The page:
April 26, 2006
By Louis Weisberg
Silk Road Theatre Project's co-founders, life partners Jamil Khoury and Malik Gillani, have impeccable timing. With the recent unsealing of the cockpit voice recorder from Flight 93 and the release of a major motion picture recreating that ill-fated flight, this play completes the picture of horror unleashed on Sept. 11, 2001. It holds up a mirror to a nation whose soul and Constitution have been poisoned by fear.
In the knowing hands of playwright Yussef El Guindi (who also penned Silk Road's hit Ten Acrobats in an Amazing Leap of Faith), post-9/11 America is a place in which guilt and innocence have lost their relevance and everyone has become a terrorist of sorts: the G-men who've been given license to indulge their paranoid imaginations, citizens seeking revenge or an outlet for their anger-even unwitting Arab-Americans who've committed no crimes but whose very presence discomfits those around them.
Khalid (played with humility and visceral fear by Kareem Bandealy) is an Arab-American writer who finds himself undergoing an increasingly bizarre interrogation by two federal agents who show up unexpectedly at his apartment believing he's connected to the terrorist cell of one of the hijackers. Khalid is innocent of terrorist acts, but he has plenty to hide. While his live-in girlfriend was out working to support him so that he could write, he was frequenting strip clubs, meeting women online and masturbating to pornography. The play is shrewdly ambiguous about whether Khalid actually knew the terrorist in question, but there's a chilling scene that demonstrates how the terrorist might have appealed to Khalid's yearnings.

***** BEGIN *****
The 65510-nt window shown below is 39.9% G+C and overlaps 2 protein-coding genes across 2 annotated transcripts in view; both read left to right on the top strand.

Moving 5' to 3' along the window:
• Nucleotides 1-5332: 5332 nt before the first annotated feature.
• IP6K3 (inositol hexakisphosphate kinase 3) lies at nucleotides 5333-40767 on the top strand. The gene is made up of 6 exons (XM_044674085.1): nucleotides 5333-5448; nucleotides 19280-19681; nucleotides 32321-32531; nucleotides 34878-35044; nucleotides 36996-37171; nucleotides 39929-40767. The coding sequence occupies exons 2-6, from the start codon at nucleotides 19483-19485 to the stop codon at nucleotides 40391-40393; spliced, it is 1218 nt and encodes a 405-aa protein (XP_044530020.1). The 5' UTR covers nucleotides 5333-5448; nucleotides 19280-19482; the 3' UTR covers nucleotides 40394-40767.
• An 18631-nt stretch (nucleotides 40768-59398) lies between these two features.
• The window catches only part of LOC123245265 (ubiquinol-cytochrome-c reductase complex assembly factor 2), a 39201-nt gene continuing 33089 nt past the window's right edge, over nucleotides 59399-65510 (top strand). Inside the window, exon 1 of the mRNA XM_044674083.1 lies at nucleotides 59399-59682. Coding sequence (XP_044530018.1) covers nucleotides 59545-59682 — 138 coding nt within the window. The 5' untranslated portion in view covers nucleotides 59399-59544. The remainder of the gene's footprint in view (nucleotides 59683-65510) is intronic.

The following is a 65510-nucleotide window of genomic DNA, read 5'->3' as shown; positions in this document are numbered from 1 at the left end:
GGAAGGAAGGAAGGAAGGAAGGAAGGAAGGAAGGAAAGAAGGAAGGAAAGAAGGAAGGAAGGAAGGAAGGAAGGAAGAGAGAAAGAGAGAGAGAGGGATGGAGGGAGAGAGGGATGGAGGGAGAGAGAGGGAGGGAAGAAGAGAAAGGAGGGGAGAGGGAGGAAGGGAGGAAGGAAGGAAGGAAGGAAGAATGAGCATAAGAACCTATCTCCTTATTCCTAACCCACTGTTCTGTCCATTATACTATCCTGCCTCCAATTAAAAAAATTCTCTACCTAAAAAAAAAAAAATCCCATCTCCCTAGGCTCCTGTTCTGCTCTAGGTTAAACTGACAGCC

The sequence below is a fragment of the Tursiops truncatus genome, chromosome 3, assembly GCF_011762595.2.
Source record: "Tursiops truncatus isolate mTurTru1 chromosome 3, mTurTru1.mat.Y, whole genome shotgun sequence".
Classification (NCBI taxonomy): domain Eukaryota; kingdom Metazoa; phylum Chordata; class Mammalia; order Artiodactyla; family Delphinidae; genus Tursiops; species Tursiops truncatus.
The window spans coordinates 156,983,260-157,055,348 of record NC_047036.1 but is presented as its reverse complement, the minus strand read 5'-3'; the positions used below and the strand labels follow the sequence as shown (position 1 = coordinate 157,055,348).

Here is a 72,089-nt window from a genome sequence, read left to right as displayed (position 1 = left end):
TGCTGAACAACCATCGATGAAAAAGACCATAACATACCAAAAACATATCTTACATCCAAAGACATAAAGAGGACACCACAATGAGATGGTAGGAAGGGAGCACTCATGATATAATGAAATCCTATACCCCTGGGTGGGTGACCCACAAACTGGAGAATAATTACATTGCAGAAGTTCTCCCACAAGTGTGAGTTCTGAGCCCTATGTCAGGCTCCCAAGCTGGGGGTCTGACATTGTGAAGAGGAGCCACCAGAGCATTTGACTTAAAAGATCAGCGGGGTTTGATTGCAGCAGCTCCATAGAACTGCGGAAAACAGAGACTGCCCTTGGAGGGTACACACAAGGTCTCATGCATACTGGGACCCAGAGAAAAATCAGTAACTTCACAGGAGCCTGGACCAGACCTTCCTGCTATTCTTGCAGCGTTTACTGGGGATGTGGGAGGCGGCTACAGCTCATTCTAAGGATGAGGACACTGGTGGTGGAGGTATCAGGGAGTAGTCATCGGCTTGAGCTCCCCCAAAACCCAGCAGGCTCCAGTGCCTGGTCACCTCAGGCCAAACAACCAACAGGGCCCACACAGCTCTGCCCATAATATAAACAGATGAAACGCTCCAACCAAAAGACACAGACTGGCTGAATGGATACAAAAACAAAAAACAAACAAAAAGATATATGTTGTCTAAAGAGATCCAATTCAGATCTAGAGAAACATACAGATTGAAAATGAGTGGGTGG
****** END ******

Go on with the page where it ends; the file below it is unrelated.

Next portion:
In the end, even the audience becomes a guilty co-conspirator. The play manipulates us to sympathize-against our better judgment and reason-both with the twisted reasoning that guides the Kafka-esque interrogation and the sense of injustice and oppression that motivated the attackers. The play forces us to see how shit-out-of-luck we all would be if forced to prove our innocence.
Under director Stuart Carden's torpedo-like direction, the five-member ensemble is a standout. In addition to Bandealy, Tom Hickey deserves to be singled out for praise as the calculatingly brutal investigator Carl. Elaine Robinson (her real name) is also a standout, creating three vivid and memorable roles in the time it would take most performers to change their costumes.
Scenic designer Lee Keenan shows off the versatility of Silk Road's handsome new performing space and lighting designer Kurt Ottinger deftly adds texture and dimensionality to the space.
This is not a comfortable experience, but it's gripping and worthwhile in a way that few plays manage to achieve.